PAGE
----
Proview Shenzhen published announcements and hosted press conferences to explain how the IPAD name came about and how they were “deceived” into selling the mark to IPADL - Apple’s special purpose vehicle. Proview Shenzhen claimed that 'IPAD' stands for 'Internet Personal Access Device' and that, between 1998 and 2009, approximately 10,000 to 20,000 pieces of IPAD computer/monitor had been produced and sold. On the other hand, Apple disputed whether such equipment had ever appeared on the market, particularly as Proview Shenzhen has been in financial difficulties since 2008. Interestingly, while the issue of whether the IPAD marks may be vulnerable for non-use seem to be a red herring in this dispute, in view of Proview Shenzhen’s refusal to assign, in February 2010 Apple commenced a non-use cancellation against one of the IPAD marks in China.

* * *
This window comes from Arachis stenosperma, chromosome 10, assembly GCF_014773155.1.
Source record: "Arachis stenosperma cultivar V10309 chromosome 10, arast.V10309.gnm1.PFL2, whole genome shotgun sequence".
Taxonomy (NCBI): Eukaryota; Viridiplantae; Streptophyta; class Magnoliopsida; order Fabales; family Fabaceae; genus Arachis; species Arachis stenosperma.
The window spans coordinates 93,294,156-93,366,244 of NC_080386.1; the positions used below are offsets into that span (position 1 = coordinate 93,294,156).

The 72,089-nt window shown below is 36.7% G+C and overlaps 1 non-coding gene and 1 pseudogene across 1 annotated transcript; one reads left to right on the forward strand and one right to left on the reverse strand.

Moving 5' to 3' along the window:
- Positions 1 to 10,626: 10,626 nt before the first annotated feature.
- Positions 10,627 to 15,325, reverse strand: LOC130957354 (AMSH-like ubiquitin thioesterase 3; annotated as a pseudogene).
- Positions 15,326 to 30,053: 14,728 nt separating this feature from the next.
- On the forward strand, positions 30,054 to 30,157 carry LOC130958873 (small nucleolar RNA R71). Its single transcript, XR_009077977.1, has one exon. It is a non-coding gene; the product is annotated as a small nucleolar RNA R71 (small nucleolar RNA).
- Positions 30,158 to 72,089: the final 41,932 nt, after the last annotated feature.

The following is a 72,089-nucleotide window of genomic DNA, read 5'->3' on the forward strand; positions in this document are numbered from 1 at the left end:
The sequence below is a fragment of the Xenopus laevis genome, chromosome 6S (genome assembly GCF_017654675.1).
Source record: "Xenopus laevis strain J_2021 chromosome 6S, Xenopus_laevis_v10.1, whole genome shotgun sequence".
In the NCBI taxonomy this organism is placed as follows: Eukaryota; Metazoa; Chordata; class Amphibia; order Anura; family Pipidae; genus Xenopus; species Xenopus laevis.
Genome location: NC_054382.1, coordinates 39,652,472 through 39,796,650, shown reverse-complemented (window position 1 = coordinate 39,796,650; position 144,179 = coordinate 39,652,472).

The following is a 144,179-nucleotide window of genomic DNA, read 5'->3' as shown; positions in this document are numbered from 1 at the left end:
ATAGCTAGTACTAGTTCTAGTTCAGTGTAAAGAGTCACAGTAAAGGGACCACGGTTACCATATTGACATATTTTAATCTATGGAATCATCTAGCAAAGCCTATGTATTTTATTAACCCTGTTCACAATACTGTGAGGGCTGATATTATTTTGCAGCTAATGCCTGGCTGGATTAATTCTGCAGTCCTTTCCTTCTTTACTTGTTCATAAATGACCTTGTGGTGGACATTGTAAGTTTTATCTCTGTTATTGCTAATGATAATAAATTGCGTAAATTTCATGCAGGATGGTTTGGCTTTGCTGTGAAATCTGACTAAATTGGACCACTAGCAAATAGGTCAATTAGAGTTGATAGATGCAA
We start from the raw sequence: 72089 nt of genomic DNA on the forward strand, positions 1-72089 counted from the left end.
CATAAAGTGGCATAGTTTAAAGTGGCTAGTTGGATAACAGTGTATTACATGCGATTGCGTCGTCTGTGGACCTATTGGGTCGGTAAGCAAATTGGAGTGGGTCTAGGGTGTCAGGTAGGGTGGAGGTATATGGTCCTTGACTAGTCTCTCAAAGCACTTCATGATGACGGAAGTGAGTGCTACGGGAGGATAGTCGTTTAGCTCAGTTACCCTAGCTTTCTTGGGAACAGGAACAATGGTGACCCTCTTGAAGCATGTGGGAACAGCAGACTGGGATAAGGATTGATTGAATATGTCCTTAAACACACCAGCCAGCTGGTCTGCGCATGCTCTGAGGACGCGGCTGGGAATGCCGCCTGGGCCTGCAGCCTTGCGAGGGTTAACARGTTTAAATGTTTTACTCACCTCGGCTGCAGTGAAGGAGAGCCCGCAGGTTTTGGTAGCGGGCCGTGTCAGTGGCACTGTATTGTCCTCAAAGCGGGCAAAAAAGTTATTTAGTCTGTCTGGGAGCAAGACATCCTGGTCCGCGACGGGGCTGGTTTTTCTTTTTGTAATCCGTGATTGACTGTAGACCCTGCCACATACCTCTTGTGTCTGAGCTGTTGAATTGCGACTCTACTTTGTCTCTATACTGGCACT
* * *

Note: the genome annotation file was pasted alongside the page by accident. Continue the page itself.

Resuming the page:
While not as vocal as Proview Shenzhen outside the courts, on February 20 Apple sent a warning letter to Proview Shenzhen and its parent company Proview International Holdings Limited that they should not make “false and misleading” statements to the public about Apple, including that:

  • Apple’s affiliate “mistakenly” transacted with Proview Taiwan, which did not own the IPAD marks in China;
  • Proview Shenzhen had no knowledge of the trademark transfer;
  • Apple’s affiliates dealt only with representatives of Proview Taiwan who “had nothing to do with Proview Shenzhen"; and
  • the IPAD marks in China “were not included in the package of trademarks under consideration” in the sale.

In addition, certain documents relating to the sale and purchase of the IPAD marks were posted on the internet. It is uncertain whether these documents are genuine, and how they were posted since they should be held confidential by the parties, their lawyers and the courts. Although the documents do not show the complete dealings between the parties, they do, to some extent, support Apple’s case.

However, as Apple claims that it had negotiated with, and involved, Proview Shenzhen in the transaction concerning the acquisition of the worldwide IPAD registrations (including the IPAD marks in China), it remains unknown why the formal written contract and assignment document do not have Proview Shenzhen as a contracting party. The following parts of the Hong Kong interim decision issued on July 14 2011 might shed some light on what happened at the material time: